The British Embassy in Dublin is controversially hosting civil partnerships.

The unions are illegal under Irish law but the embassy is legally British territory.

At least one partner has to be a British citizen. The move comes as growing pressure, both public and institutional mounts for the Republic to follow the lead of the UK and permit gay unions.

The Irish government, as yet does not recognise same sex unions. This follows controversy following the marriage of Irish lesbians Katherine Zappone and Ann Louise Gilligan in Canada and the failure of the Irish government to recognise same sex weddings.

So far five couples have been wed in a public space on the grounds of the Embassy and so far no objectors have ruined the occasions.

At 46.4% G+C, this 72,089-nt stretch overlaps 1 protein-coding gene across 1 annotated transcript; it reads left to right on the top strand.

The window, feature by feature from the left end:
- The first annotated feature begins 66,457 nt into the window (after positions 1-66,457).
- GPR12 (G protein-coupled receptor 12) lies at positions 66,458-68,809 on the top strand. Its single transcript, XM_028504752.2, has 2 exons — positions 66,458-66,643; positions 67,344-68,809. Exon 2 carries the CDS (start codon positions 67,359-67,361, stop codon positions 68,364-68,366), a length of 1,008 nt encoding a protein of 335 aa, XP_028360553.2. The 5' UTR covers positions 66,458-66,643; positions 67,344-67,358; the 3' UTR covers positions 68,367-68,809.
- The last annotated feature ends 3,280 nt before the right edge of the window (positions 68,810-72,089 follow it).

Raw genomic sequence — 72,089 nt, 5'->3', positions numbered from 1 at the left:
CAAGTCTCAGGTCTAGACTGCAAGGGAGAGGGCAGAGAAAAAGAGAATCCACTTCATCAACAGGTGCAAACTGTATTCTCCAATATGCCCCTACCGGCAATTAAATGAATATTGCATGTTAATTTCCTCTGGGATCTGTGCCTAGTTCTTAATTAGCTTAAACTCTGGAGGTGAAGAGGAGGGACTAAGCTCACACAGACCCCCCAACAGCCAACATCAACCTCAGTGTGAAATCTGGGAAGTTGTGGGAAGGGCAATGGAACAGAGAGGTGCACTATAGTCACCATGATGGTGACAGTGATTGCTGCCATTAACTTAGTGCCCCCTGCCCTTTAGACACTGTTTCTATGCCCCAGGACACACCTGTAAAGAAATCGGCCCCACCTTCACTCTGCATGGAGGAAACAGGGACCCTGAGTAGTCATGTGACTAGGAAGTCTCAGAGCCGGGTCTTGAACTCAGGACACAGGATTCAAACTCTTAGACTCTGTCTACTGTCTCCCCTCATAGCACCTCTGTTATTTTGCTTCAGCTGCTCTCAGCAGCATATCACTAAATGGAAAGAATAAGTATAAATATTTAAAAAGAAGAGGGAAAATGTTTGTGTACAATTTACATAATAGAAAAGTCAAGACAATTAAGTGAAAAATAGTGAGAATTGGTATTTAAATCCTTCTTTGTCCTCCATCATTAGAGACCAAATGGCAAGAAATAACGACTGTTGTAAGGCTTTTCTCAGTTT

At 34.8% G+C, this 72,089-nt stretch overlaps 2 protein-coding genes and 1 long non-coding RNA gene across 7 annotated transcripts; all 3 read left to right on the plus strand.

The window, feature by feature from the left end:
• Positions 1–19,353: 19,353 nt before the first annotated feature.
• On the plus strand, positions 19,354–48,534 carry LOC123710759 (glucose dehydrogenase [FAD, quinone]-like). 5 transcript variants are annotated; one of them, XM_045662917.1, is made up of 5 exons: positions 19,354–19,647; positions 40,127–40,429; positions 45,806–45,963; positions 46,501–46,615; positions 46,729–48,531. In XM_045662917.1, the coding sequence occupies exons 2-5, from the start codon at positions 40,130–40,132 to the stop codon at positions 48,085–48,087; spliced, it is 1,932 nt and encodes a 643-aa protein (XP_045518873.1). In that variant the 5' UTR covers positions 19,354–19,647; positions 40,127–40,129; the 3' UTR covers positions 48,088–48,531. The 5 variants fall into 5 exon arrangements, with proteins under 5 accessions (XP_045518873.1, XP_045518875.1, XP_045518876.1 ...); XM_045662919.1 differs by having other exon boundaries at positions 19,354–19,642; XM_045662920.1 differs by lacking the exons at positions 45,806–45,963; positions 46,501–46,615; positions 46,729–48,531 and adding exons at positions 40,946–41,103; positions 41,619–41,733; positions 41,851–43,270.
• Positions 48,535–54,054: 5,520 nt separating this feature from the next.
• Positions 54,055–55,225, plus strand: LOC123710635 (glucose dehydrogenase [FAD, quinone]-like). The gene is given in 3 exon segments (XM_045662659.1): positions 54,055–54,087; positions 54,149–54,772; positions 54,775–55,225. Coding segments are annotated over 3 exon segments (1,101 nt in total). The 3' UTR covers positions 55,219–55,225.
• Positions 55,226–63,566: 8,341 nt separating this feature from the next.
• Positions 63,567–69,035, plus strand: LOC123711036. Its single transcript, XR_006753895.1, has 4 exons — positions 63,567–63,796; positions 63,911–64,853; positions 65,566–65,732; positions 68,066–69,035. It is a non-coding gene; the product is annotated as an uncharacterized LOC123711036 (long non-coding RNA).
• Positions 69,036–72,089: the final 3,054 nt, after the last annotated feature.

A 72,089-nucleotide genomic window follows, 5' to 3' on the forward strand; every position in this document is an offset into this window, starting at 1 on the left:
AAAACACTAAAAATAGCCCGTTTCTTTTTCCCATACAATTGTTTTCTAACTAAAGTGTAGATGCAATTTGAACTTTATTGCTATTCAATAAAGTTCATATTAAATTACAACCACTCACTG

The Irish justice minister, Michael McDowell, has also appeared to be keen to move away from the traditionally conservative past but reminded people that this would require a change in the Irish constitution.

Earlier this year Irish PM Bertie Ahern gave his backing for civil partnership laws, stating that the government is unequivocally in favour of treating gays and lesbians equally.